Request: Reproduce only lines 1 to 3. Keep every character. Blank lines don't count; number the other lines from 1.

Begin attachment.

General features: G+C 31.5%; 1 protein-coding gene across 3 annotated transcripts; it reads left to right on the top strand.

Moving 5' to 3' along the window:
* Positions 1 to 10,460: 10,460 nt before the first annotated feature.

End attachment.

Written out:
General features: G+C 31.5%; 1 protein-coding gene across 3 annotated transcripts; it reads left to right on the top strand.

Moving 5' to 3' along the window:
* Positions 1 to 10,460: 10,460 nt before the first annotated feature.